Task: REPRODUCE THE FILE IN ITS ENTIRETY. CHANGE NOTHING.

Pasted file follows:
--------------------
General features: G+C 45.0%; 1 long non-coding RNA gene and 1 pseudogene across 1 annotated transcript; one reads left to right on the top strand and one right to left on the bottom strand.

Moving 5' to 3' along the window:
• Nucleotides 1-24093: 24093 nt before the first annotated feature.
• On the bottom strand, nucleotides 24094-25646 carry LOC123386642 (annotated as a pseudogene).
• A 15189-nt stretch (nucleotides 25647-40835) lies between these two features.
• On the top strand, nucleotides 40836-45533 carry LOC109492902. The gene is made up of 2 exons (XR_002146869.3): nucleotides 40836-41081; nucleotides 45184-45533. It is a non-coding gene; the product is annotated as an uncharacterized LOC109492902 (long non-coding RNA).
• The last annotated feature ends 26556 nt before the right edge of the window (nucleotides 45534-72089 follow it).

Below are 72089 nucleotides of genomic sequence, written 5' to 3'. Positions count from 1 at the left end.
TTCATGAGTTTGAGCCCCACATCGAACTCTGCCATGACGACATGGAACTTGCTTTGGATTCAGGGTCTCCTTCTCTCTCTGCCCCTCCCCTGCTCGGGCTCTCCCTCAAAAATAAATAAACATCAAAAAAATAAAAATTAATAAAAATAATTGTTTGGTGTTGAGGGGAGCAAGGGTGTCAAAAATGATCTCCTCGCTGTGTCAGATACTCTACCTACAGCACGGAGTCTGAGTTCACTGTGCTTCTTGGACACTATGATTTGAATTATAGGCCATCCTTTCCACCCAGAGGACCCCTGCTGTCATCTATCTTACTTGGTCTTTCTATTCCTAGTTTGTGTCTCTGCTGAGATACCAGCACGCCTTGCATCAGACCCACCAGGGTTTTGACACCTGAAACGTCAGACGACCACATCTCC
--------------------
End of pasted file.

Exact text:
General features: G+C 45.0%; 1 long non-coding RNA gene and 1 pseudogene across 1 annotated transcript; one reads left to right on the top strand and one right to left on the bottom strand.

Moving 5' to 3' along the window:
• Nucleotides 1-24093: 24093 nt before the first annotated feature.
• On the bottom strand, nucleotides 24094-25646 carry LOC123386642 (annotated as a pseudogene).
• A 15189-nt stretch (nucleotides 25647-40835) lies between these two features.
• On the top strand, nucleotides 40836-45533 carry LOC109492902. The gene is made up of 2 exons (XR_002146869.3): nucleotides 40836-41081; nucleotides 45184-45533. It is a non-coding gene; the product is annotated as an uncharacterized LOC109492902 (long non-coding RNA).
• The last annotated feature ends 26556 nt before the right edge of the window (nucleotides 45534-72089 follow it).

Below are 72089 nucleotides of genomic sequence, written 5' to 3'. Positions count from 1 at the left end.
TTCATGAGTTTGAGCCCCACATCGAACTCTGCCATGACGACATGGAACTTGCTTTGGATTCAGGGTCTCCTTCTCTCTCTGCCCCTCCCCTGCTCGGGCTCTCCCTCAAAAATAAATAAACATCAAAAAAATAAAAATTAATAAAAATAATTGTTTGGTGTTGAGGGGAGCAAGGGTGTCAAAAATGATCTCCTCGCTGTGTCAGATACTCTACCTACAGCACGGAGTCTGAGTTCACTGTGCTTCTTGGACACTATGATTTGAATTATAGGCCATCCTTTCCACCCAGAGGACCCCTGCTGTCATCTATCTTACTTGGTCTTTCTATTCCTAGTTTGTGTCTCTGCTGAGATACCAGCACGCCTTGCATCAGACCCACCAGGGTTTTGACACCTGAAACGTCAGACGACCACATCTCC